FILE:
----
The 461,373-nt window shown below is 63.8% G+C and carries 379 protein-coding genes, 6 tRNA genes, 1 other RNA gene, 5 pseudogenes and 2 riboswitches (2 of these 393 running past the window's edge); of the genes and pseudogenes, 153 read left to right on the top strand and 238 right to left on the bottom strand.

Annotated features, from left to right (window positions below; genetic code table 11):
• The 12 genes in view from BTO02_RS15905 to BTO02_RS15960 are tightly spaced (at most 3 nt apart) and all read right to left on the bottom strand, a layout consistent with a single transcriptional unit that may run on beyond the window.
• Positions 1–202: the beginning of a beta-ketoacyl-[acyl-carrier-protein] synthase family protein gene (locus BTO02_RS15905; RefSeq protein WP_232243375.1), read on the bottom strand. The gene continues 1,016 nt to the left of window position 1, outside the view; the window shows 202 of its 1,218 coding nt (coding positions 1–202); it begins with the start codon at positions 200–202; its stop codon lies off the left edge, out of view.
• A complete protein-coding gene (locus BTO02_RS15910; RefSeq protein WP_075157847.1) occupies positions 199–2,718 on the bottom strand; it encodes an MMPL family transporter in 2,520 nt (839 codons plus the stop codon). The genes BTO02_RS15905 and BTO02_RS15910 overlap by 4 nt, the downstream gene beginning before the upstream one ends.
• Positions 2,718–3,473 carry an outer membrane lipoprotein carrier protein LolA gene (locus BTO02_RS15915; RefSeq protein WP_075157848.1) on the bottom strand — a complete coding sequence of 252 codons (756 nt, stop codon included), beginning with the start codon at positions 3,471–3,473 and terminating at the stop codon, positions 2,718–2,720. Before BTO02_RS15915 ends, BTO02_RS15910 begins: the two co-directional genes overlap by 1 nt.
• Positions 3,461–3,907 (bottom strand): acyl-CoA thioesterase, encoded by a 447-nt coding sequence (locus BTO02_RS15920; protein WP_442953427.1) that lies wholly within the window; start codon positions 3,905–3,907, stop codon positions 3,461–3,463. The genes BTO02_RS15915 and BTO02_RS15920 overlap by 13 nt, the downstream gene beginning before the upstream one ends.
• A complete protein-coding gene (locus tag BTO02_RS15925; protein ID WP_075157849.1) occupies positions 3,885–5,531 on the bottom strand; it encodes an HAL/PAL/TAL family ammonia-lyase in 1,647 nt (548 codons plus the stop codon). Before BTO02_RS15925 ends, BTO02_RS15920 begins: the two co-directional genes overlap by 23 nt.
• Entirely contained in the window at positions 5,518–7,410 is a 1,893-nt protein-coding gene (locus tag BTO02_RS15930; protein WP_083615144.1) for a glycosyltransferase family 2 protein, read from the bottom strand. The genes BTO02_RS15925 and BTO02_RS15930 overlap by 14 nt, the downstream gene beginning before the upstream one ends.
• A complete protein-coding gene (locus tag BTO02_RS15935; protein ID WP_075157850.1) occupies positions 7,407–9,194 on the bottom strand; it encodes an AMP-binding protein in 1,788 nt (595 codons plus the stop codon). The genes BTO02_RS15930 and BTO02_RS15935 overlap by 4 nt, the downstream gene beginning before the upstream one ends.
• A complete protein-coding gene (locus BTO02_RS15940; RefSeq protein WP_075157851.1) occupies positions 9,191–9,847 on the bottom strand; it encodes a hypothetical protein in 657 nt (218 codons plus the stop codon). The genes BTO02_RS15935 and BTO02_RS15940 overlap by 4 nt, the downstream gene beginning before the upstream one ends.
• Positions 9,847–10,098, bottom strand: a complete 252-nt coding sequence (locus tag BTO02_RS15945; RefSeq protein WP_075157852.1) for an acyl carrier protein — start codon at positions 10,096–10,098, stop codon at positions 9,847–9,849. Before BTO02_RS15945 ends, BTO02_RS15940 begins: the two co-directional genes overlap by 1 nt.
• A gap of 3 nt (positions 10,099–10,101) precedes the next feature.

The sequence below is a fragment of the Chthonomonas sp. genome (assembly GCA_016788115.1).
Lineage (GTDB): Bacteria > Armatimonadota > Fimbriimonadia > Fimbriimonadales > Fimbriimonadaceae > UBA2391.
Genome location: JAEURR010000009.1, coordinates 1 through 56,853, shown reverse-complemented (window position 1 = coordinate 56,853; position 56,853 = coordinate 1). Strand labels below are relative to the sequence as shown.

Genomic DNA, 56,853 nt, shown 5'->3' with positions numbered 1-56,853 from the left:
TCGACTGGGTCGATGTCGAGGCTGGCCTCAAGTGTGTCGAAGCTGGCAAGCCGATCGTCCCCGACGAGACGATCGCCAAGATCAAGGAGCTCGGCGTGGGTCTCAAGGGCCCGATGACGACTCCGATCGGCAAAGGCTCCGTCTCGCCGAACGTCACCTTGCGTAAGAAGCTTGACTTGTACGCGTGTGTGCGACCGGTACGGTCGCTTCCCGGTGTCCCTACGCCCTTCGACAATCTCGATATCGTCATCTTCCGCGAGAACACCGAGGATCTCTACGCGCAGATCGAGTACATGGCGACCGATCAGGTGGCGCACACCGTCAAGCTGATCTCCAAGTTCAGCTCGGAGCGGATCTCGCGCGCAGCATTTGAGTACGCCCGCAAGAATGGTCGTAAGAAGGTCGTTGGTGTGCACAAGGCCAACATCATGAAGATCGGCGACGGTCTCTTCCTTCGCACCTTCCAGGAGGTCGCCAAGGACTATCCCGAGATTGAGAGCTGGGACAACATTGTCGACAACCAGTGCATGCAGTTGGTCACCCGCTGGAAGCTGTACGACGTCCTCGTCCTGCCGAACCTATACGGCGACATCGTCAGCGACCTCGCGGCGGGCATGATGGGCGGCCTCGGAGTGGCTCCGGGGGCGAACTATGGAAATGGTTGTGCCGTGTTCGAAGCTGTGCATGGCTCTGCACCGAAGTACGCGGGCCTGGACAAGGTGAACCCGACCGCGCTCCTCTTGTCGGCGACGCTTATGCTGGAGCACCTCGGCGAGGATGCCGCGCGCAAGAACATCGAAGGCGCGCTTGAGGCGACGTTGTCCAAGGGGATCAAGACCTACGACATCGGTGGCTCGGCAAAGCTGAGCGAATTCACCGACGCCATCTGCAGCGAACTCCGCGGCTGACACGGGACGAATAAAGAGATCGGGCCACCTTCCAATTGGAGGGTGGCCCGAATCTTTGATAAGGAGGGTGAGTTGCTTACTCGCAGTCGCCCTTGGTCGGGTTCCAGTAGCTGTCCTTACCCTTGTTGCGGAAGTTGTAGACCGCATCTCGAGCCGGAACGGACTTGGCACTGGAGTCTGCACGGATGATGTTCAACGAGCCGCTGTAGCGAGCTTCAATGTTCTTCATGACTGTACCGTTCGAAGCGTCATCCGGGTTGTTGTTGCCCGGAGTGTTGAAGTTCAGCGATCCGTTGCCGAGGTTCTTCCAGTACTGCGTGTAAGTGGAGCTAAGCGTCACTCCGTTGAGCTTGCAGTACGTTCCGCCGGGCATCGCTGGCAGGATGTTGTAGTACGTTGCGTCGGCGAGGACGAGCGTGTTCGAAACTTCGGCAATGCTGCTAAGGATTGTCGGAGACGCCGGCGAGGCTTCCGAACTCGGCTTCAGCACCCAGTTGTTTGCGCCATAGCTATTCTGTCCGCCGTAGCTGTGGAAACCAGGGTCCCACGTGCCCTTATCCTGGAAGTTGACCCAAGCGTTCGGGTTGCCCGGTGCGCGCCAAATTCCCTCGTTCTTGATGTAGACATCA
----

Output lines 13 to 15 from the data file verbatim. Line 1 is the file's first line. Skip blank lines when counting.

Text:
• A gap of 3 nt (positions 10,099–10,101) precedes the next feature.

The sequence below is a fragment of the Chthonomonas sp. genome (assembly GCA_016788115.1).
Lineage (GTDB): Bacteria > Armatimonadota > Fimbriimonadia > Fimbriimonadales > Fimbriimonadaceae > UBA2391.